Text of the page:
At Virginia Mason, Tachibana says staff-designed changes made for a better process and invested the staff in the outcomes. They were given a week at what’s called a Rapid Process Improvement Workshop, to redesign a process. Once implemented, improvements were measured at regular intervals. Moving some essential supplies to patient rooms gave nurses more time with patients. Changing a sign-off procedure to be in the patient’s room with the patient’s input not only reduced hand-off times by two-thirds, but also engaged the patient and the family in a way that was immensely more satisfying to them.

When an organization adapts to lean models, innovation is encouraged, but it’s also standardized. So while another organization might welcome innovation and suggestions, staff don’t always have the resources or authority to implement the suggestions or track follow-up with measurements.

“The production system provides structure and methods,” says Tachibana. “It has an interesting impact in that it liberates the culture. People can get more innovative.”

So while some improvement processes might focus on one problem, lean principles discover how to provide the right support and resources every step of the way. And while some might say lean only aims to treat more patients in the same amount of time and thereby creates more work and more pressure, Graban says the opposite is true. Instead of working harder, he says, lean principles encourage working smarter.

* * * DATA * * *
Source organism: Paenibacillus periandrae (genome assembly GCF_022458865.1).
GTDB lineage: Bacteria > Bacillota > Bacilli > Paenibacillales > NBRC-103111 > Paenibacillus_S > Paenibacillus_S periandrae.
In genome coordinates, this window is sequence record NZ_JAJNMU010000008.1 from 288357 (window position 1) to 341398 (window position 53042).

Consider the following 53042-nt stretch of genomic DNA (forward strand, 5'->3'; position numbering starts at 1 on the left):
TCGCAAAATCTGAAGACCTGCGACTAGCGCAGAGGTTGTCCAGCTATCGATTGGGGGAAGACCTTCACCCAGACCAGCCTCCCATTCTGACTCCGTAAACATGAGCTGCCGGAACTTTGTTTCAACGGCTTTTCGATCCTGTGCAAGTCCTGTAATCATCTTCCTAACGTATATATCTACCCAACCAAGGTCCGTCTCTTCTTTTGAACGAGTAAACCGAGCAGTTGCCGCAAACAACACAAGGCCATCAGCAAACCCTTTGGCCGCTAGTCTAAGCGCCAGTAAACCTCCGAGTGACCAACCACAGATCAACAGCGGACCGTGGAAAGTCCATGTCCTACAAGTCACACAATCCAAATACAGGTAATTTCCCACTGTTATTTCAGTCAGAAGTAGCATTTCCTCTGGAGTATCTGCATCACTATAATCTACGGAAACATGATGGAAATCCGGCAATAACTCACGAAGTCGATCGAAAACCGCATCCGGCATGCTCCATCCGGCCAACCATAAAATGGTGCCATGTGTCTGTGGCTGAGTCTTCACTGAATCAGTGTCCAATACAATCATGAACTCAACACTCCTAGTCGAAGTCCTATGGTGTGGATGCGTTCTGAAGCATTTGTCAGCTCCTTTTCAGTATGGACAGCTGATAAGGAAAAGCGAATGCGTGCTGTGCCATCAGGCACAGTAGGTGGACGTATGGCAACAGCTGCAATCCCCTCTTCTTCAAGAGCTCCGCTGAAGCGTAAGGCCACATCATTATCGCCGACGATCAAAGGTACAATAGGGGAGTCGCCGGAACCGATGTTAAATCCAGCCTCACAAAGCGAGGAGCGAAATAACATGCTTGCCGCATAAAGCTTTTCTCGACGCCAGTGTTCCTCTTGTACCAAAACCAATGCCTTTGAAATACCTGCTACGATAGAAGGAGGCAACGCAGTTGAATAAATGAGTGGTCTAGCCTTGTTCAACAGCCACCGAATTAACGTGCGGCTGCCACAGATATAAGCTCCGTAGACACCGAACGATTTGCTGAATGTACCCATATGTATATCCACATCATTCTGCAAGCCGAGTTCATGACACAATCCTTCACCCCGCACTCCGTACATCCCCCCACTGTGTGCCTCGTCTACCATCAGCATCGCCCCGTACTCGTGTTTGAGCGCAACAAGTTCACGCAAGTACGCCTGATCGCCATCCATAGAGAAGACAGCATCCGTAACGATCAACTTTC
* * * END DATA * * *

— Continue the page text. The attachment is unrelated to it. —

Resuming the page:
Alexandra Zaremba, RN, manager of the short-stay surgical unit at Virginia Mason, and Rowena Ponischil, RN, MSN, director of the cardiac telemetry unit at Virginia Mason, have both seen the transition to lean over the past decade.

“This took a lot of growing pains, and it didn’t happen overnight,” says Ponischil.

But the changes made the nurses feel supported by the leadership, says Zaremba. “It gave a voice to the nursing staff,” she says. “And then they felt empowered and supported.”

Eventually, Zaremba noticed something different when new charting procedures required her to do the chart in the patient’s room, not at the end of her shift. “I was interacting more with patients,” she says. “I was talking to them and meeting them on an emotional level.”

Chikodiri Gibson, RN, MSN, MBA, DNPs, APN, CNS (Adult Acute Care), and senior associate director of behavioral health at HHC Kings County Hospital in New York, says even the most minor change can reap huge benefits. Having never experienced lean models before coming to Kings County Hospital, Gibson says the ideas were new to her, but the process of identifying a problem and understanding the real root causes made sense to her.

Gibson recalls one change that involved rearranging the nurses’ stations. Nurses couldn’t find what they needed and patients were being delayed when they were ready to leave the hospital because it took so much time to find anything, she says. “We started one unit at a time, and everything is labeled and nice and clean and neat,” she explains. “Nurses are happier, patients are happier, and now nurses have more time to spend with patients,” says Gibson. “We moved it to every unit now, and no matter what nurses’ station you go to in the hospital, it all looks the same and you can find what you need.”